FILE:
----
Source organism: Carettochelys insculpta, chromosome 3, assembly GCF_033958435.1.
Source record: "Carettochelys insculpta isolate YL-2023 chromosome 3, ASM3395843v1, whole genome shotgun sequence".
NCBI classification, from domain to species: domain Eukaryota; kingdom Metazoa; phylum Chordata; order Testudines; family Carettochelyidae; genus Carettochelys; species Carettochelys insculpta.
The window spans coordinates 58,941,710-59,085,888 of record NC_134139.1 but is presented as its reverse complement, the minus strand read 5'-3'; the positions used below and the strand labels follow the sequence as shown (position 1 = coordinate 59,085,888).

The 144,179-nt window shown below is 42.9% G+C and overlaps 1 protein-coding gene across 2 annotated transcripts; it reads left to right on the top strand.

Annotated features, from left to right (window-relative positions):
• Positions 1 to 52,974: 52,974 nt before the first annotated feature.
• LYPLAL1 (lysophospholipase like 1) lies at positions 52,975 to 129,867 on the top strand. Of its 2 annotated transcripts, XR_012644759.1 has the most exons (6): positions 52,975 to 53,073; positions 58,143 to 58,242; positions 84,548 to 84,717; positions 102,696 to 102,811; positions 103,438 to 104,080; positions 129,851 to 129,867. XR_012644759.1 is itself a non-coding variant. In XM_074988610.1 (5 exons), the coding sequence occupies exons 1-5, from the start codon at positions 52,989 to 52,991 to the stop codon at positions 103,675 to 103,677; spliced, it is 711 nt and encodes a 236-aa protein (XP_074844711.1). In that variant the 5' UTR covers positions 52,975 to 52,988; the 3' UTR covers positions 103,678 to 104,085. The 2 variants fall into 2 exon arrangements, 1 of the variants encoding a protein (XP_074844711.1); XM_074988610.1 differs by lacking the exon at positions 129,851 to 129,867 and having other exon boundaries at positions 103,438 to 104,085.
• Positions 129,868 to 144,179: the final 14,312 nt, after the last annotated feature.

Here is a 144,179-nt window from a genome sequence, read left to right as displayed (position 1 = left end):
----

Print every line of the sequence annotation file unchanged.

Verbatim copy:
Source organism: Carettochelys insculpta, chromosome 3, assembly GCF_033958435.1.
Source record: "Carettochelys insculpta isolate YL-2023 chromosome 3, ASM3395843v1, whole genome shotgun sequence".
NCBI classification, from domain to species: domain Eukaryota; kingdom Metazoa; phylum Chordata; order Testudines; family Carettochelyidae; genus Carettochelys; species Carettochelys insculpta.
The window spans coordinates 58,941,710-59,085,888 of record NC_134139.1 but is presented as its reverse complement, the minus strand read 5'-3'; the positions used below and the strand labels follow the sequence as shown (position 1 = coordinate 59,085,888).

The 144,179-nt window shown below is 42.9% G+C and overlaps 1 protein-coding gene across 2 annotated transcripts; it reads left to right on the top strand.

Annotated features, from left to right (window-relative positions):
• Positions 1 to 52,974: 52,974 nt before the first annotated feature.
• LYPLAL1 (lysophospholipase like 1) lies at positions 52,975 to 129,867 on the top strand. Of its 2 annotated transcripts, XR_012644759.1 has the most exons (6): positions 52,975 to 53,073; positions 58,143 to 58,242; positions 84,548 to 84,717; positions 102,696 to 102,811; positions 103,438 to 104,080; positions 129,851 to 129,867. XR_012644759.1 is itself a non-coding variant. In XM_074988610.1 (5 exons), the coding sequence occupies exons 1-5, from the start codon at positions 52,989 to 52,991 to the stop codon at positions 103,675 to 103,677; spliced, it is 711 nt and encodes a 236-aa protein (XP_074844711.1). In that variant the 5' UTR covers positions 52,975 to 52,988; the 3' UTR covers positions 103,678 to 104,085. The 2 variants fall into 2 exon arrangements, 1 of the variants encoding a protein (XP_074844711.1); XM_074988610.1 differs by lacking the exon at positions 129,851 to 129,867 and having other exon boundaries at positions 103,438 to 104,085.
• Positions 129,868 to 144,179: the final 14,312 nt, after the last annotated feature.

Here is a 144,179-nt window from a genome sequence, read left to right as displayed (position 1 = left end):